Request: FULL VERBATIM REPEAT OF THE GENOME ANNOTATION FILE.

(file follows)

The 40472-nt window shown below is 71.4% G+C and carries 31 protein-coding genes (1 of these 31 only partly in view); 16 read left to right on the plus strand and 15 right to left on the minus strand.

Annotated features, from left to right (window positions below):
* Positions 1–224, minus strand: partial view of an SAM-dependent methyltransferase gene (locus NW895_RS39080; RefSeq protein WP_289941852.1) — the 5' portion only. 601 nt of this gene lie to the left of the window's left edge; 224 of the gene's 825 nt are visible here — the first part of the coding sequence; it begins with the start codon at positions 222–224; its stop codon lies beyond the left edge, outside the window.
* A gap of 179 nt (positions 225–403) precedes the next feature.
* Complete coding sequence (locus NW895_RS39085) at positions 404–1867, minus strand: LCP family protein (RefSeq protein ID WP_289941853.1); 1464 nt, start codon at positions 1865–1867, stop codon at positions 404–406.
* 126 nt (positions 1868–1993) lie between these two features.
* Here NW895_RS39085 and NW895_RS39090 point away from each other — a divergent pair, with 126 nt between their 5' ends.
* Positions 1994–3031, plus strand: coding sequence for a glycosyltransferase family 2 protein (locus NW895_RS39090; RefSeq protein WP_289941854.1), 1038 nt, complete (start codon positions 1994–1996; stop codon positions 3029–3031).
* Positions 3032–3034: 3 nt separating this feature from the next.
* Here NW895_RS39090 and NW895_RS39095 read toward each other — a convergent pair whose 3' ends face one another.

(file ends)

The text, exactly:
The 40472-nt window shown below is 71.4% G+C and carries 31 protein-coding genes (1 of these 31 only partly in view); 16 read left to right on the plus strand and 15 right to left on the minus strand.

Annotated features, from left to right (window positions below):
* Positions 1–224, minus strand: partial view of an SAM-dependent methyltransferase gene (locus NW895_RS39080; RefSeq protein WP_289941852.1) — the 5' portion only. 601 nt of this gene lie to the left of the window's left edge; 224 of the gene's 825 nt are visible here — the first part of the coding sequence; it begins with the start codon at positions 222–224; its stop codon lies beyond the left edge, outside the window.
* A gap of 179 nt (positions 225–403) precedes the next feature.
* Complete coding sequence (locus NW895_RS39085) at positions 404–1867, minus strand: LCP family protein (RefSeq protein ID WP_289941853.1); 1464 nt, start codon at positions 1865–1867, stop codon at positions 404–406.
* 126 nt (positions 1868–1993) lie between these two features.
* Here NW895_RS39085 and NW895_RS39090 point away from each other — a divergent pair, with 126 nt between their 5' ends.
* Positions 1994–3031, plus strand: coding sequence for a glycosyltransferase family 2 protein (locus NW895_RS39090; RefSeq protein WP_289941854.1), 1038 nt, complete (start codon positions 1994–1996; stop codon positions 3029–3031).
* Positions 3032–3034: 3 nt separating this feature from the next.
* Here NW895_RS39090 and NW895_RS39095 read toward each other — a convergent pair whose 3' ends face one another.